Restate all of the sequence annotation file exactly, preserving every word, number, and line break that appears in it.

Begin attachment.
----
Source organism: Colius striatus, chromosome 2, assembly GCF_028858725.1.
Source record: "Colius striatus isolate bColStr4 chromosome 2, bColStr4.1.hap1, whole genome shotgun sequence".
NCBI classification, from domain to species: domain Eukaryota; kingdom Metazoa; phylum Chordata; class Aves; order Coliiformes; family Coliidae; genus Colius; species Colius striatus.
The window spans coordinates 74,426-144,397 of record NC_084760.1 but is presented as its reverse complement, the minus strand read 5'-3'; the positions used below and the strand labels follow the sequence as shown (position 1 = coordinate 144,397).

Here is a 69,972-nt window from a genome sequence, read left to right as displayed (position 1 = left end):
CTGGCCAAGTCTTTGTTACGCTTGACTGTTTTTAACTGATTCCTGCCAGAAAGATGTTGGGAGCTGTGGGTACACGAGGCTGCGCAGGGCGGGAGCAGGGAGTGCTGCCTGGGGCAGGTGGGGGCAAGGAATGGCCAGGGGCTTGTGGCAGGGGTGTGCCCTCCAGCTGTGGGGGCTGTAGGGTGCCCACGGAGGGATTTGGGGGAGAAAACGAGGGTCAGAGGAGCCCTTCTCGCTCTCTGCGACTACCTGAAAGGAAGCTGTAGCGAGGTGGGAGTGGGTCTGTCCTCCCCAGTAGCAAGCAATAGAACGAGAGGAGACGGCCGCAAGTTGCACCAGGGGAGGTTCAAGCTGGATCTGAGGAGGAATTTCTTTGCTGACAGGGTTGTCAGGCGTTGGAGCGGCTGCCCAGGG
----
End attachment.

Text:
Source organism: Colius striatus, chromosome 2, assembly GCF_028858725.1.
Source record: "Colius striatus isolate bColStr4 chromosome 2, bColStr4.1.hap1, whole genome shotgun sequence".
NCBI classification, from domain to species: domain Eukaryota; kingdom Metazoa; phylum Chordata; class Aves; order Coliiformes; family Coliidae; genus Colius; species Colius striatus.
The window spans coordinates 74,426-144,397 of record NC_084760.1 but is presented as its reverse complement, the minus strand read 5'-3'; the positions used below and the strand labels follow the sequence as shown (position 1 = coordinate 144,397).

Here is a 69,972-nt window from a genome sequence, read left to right as displayed (position 1 = left end):
CTGGCCAAGTCTTTGTTACGCTTGACTGTTTTTAACTGATTCCTGCCAGAAAGATGTTGGGAGCTGTGGGTACACGAGGCTGCGCAGGGCGGGAGCAGGGAGTGCTGCCTGGGGCAGGTGGGGGCAAGGAATGGCCAGGGGCTTGTGGCAGGGGTGTGCCCTCCAGCTGTGGGGGCTGTAGGGTGCCCACGGAGGGATTTGGGGGAGAAAACGAGGGTCAGAGGAGCCCTTCTCGCTCTCTGCGACTACCTGAAAGGAAGCTGTAGCGAGGTGGGAGTGGGTCTGTCCTCCCCAGTAGCAAGCAATAGAACGAGAGGAGACGGCCGCAAGTTGCACCAGGGGAGGTTCAAGCTGGATCTGAGGAGGAATTTCTTTGCTGACAGGGTTGTCAGGCGTTGGAGCGGCTGCCCAGGG